Below are three sentences that I would like you to complete with one of the word options offered below. You can only choose each word once.
A child shows you a drawing of a pink grasshopper eating a green cow. You say, ‘That’s _____________.’
Your partner admits to cutting the toe part off his socks to let his toes breathe. You think, ‘That’s _______________.’
You read a story about a genetically modified piece of fruit that has started to grow a beard. You think, ‘That’s ____________.’
Odd – puzzlingly different from the usual or normal.
Different – not alike, separate, unusual.
Abnormal – different to what is normal, or expected.
(Definitions sourced from Heinmann Australian Dictionary)
So we can see from the definitions above, abnormal is technically similar to different, odd and unusual. Experientially however, this term has been reserved to describe deformed, defected or warped. No wonder there is such a stigma attached to it (there is a stigma right or is it just me?).
I could handle being called peculiar, odd, insane, weird or strange (in fact I might take them as compliments) but if you really want to offend me then use the word that transcends all those mentioned and go for the jugular … ‘abnormal’. I may as well have 3 arms, 5 butt cheeks and gills.
So does abnormal belong on the bell curve? Not in its stigmatised version it doesn’t.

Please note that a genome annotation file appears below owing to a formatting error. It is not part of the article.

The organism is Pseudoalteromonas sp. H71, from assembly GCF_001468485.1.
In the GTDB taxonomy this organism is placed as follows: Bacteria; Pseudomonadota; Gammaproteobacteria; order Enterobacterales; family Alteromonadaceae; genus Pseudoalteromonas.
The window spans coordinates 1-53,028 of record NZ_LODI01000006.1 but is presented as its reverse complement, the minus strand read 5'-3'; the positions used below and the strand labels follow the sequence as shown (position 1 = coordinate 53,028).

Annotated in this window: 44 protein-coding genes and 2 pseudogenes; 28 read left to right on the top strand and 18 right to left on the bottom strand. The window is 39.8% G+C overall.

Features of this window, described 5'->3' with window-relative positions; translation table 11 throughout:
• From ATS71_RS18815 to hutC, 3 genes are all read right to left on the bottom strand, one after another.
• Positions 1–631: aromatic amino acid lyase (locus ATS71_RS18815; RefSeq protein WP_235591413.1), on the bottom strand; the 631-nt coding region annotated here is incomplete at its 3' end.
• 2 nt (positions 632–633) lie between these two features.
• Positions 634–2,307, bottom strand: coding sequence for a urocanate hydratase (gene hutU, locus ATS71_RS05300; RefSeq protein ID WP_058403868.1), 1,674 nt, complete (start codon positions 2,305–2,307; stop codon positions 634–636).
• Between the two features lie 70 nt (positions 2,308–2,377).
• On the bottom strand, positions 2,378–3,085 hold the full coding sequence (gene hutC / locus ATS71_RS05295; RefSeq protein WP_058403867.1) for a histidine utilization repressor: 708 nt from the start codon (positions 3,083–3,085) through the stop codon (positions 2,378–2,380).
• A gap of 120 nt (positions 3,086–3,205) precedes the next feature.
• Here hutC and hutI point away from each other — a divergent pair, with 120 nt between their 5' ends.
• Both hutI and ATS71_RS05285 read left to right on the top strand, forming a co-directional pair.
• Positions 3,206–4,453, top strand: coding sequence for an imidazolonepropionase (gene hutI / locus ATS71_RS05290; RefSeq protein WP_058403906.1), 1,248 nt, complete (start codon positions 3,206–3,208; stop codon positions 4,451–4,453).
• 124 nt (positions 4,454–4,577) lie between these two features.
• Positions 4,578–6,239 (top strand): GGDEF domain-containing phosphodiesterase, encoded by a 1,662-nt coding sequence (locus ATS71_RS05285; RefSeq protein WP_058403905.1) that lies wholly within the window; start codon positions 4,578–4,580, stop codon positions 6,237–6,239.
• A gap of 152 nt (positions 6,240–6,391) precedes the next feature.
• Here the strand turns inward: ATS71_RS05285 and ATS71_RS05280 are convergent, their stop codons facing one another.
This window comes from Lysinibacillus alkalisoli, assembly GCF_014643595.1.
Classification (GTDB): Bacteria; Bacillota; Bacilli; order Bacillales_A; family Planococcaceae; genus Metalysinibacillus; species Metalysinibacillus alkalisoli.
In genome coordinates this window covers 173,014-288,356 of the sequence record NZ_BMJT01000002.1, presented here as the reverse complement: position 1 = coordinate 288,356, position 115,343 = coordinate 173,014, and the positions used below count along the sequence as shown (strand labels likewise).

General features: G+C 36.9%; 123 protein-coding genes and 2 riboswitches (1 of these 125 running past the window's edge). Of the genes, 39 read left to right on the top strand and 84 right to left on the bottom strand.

The bell curve is the shape that occurs where scores from a large enough sample are plotted as a frequency distribution. This is referred to as the normal distribution where most scores fall in the middle and as the scores either increase or decrease so do their frequency decrease. It looks something like this
‘Scores’ could represent anything so decreasing and increasing does not always refer to intelligence or a similar scale reliant construct; it could refer to extroversion or introversion for example.
My point? We are all on the same bell curve and depending on what the distribution is representing, our location may change. You may be in the 50% of the of the population who we are obsessed with reality tv shows and you may also be in the 0.01% obsessed with only ever eating khaki green cupcakes.
So yes abnormal belongs on the bell curve to represent the ‘less frequent’ group meaning it doesn’t occur as frequent. It’s a game of frequency, numbers and conditioning, not an indicator of how human or defected one may be.
So if you ever get teased about something viewed as abnormal then respond with this: ‘this quality of mine that you feel is a defect is in fact something that makes me unique because not many people have this quality so thank you for reminding me how lucky I am to be different,’ then leave them to their jealousy and go tell someone else how you love what is different about them!